Hearthstone Wiki

Team 5 (also known as Blizzard Team 5) is the Blizzard Entertainment development team responsible for Hearthstone. Beginning as a "small and nimble" team of 15 members for much of the game's original development, the team has since grown to more than 100 members.[1][2] Created specifically in order to develop Hearthstone,[3] Team 5 is responsible for all ongoing game design.[4]


Team 5 May 2018

Team 5 in May 2018

For most of the game's original development, the team comprised only 15 "hard-core ninjas",[3][5][6][7] but by the game's mid-beta in November 2013 had begun to grow. The next few months saw the recruitment of several additional members,[8] and the team has continued to grow since then.[9] During June 2015 the team numbered 44 members;[10] by January 2016 this had grown to "about 50 people".[11] During September 2016, there were "70+" people on the team.[12][13][1] After roughly doubling in size each year since the game's launch, Ben Brode stated in January 2017 that he expects the team to continue to grow, becoming "significantly larger" over the next couple of years.[1].

As of now, the team has at least 104 members, taken from the amount of credits cards that represent current members, as well as a few others. The actual number is likely more, since the Credits cards are updated infrequently.

Each member of the team as stated in the game's credits is depicted in their own credits card, shown during the credits reel.

Confirmed members[]

The only public listings of Team 5's members are found in the game's credits, which are updated infrequently and often lack more recent additions to the team. It is not therefore possible to state with certainty the current size of Team 5 or to comprehensively list its members. Below are the latest official listings of Team 5, as stated in the game's credits, as well as some additional confirmed members.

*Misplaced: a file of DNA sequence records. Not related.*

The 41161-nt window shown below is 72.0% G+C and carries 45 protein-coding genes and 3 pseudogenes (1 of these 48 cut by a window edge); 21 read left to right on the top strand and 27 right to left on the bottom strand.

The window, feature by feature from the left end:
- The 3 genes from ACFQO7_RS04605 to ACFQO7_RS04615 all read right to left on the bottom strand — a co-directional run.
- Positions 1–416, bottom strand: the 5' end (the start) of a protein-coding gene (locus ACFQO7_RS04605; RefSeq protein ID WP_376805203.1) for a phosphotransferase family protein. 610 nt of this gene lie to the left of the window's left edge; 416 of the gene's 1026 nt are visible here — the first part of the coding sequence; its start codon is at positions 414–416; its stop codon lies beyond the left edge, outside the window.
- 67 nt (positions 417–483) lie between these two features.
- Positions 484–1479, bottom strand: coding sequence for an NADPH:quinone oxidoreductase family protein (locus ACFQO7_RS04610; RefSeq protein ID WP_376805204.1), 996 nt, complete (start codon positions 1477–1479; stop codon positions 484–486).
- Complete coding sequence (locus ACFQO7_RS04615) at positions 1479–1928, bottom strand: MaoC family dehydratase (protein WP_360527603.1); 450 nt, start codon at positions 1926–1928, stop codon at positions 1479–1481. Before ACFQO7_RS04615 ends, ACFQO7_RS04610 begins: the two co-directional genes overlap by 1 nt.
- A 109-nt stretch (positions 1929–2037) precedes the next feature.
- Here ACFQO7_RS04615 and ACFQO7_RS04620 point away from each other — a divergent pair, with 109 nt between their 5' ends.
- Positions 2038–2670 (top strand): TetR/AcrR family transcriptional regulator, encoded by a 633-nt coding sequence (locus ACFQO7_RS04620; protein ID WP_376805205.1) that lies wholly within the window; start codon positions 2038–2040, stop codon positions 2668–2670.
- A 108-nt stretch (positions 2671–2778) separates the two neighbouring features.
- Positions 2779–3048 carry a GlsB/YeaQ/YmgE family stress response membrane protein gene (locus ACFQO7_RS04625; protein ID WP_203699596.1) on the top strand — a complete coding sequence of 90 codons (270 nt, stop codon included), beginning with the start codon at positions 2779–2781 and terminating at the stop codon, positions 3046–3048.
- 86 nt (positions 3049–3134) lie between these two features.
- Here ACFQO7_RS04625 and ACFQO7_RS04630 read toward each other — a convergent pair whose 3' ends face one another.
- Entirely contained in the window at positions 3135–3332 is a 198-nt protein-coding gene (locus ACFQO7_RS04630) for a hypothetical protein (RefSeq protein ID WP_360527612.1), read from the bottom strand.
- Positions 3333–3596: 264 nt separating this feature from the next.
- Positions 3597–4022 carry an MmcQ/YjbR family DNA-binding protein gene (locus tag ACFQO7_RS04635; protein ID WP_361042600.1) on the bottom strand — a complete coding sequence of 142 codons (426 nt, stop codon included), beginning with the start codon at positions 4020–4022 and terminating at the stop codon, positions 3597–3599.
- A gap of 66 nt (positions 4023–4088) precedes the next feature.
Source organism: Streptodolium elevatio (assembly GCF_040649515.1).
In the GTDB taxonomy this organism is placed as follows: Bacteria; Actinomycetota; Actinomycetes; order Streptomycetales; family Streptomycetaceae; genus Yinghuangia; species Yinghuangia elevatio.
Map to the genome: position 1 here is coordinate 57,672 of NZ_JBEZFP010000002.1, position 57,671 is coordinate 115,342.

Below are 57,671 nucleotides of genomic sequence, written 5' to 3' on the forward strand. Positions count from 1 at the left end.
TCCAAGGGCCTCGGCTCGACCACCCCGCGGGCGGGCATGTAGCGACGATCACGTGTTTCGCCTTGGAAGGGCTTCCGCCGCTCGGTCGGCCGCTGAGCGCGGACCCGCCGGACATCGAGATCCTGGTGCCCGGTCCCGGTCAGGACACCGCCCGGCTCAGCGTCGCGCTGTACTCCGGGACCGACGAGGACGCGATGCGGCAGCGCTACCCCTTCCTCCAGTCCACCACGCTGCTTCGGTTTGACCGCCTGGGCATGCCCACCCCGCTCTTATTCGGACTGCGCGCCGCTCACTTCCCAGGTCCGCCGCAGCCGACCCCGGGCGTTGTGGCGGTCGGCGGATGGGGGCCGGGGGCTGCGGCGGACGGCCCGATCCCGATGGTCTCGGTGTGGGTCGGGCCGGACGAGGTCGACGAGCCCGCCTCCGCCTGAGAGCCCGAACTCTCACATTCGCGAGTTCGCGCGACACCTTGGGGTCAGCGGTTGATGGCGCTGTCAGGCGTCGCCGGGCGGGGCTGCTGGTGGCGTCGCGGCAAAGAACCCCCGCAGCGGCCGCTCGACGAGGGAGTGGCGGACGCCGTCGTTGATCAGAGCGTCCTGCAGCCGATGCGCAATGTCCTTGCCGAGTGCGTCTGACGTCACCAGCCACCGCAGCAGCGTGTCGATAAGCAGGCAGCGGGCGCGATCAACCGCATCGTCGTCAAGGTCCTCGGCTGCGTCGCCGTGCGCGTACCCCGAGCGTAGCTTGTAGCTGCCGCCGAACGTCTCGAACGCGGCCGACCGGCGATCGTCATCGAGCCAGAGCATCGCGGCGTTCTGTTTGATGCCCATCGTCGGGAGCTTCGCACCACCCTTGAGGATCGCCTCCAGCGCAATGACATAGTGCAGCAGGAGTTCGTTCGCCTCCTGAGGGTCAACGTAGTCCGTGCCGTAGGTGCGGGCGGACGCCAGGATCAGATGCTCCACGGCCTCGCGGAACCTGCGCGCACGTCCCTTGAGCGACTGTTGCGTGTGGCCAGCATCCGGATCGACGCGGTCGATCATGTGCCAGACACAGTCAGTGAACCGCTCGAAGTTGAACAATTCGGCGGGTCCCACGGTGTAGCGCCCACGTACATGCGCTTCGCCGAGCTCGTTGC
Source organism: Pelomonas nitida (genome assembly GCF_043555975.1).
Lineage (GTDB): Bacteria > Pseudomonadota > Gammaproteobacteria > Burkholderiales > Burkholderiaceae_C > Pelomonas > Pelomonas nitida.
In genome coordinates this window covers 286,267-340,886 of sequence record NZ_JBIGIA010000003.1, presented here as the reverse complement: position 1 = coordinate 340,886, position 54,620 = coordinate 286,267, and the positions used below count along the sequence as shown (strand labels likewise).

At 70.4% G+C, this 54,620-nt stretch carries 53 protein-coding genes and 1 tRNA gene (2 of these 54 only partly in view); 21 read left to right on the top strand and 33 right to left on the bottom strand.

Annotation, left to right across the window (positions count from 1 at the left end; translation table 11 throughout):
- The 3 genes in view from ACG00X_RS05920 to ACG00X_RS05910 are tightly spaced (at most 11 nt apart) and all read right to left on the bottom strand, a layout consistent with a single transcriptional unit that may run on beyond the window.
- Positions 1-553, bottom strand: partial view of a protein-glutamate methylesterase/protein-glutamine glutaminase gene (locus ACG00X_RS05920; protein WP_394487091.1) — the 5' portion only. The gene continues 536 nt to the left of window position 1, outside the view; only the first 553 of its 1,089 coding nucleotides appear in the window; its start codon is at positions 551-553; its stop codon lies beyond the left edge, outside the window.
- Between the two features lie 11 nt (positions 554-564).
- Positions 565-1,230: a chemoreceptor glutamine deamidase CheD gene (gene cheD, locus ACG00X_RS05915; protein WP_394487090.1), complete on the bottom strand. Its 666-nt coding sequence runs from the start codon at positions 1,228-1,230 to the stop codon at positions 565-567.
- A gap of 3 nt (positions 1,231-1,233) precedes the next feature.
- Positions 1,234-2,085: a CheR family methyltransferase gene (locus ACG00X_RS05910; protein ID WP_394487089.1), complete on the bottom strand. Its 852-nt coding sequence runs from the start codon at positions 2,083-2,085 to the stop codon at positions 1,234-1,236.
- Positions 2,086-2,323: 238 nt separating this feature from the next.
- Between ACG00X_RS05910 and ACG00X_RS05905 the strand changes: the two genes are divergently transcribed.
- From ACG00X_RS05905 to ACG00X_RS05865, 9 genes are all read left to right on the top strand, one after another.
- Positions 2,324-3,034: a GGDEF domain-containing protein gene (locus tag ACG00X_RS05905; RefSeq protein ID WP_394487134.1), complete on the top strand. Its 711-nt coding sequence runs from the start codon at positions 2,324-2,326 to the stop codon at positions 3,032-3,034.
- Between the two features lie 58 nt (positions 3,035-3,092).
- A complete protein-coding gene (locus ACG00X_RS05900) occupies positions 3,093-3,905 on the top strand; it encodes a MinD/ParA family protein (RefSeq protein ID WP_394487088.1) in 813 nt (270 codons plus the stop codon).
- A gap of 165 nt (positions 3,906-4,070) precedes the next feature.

The list below is auto-generated from the Team 5 category page. More information about the members, such as their role, join date, and other sources can be seen in their respective articles.

Click 'Expand' to view the list of members

Former members[]

The list below is auto-generated from the Former Team 5 members category page. More information about the members, such as their role, join/leave date, and other sources can be seen in their respective articles.

Click 'Expand' to view the list of former members

Non-Team 5 developers[]

Team 5 is assisted in its role as primary designers of the game by various other Blizzard employees. For a full list see Credits (list). A few notable members perform a particularly significant role in the game's development, and are listed below. Some of these employees may be part of Team 5, but without official confirmation.


  • Micky Neilson - Listed as Story Lead in the game's original credits. Left Blizzard in March 2016.
  • Rob Pardo - Listed as Chief Executive in the game's original credits. Left Blizzard in July 2014.


Team 5 itself breaks down into several more specific teams, many of which in turn contain sub-teams or groups, each dedicated to a specific area or phase of the production process.

For more information on the role each team plays in the design process, see Design and development of Hearthstone#Card creation.

Below are official overviews of the specific teams during different time points:


Click 'Expand' to view more details

In April 2021, Dean Ayala explained how the design team breaks down:[14]

The design teams of Hearthstone: A very long thread for prospective applicants and Hearthstone enthusiasts.

Depending on who you ask, there are somewhere between 3 and 7 design teams.

Initial Design

Final Design



Live Content



The reason it's complicated is that some of those groups work together as a shared resource.

Initial, Final, BG, and Systems operate under the same leadership structure and share people based on workload. They attend the same weekly team syncs and share information regularly.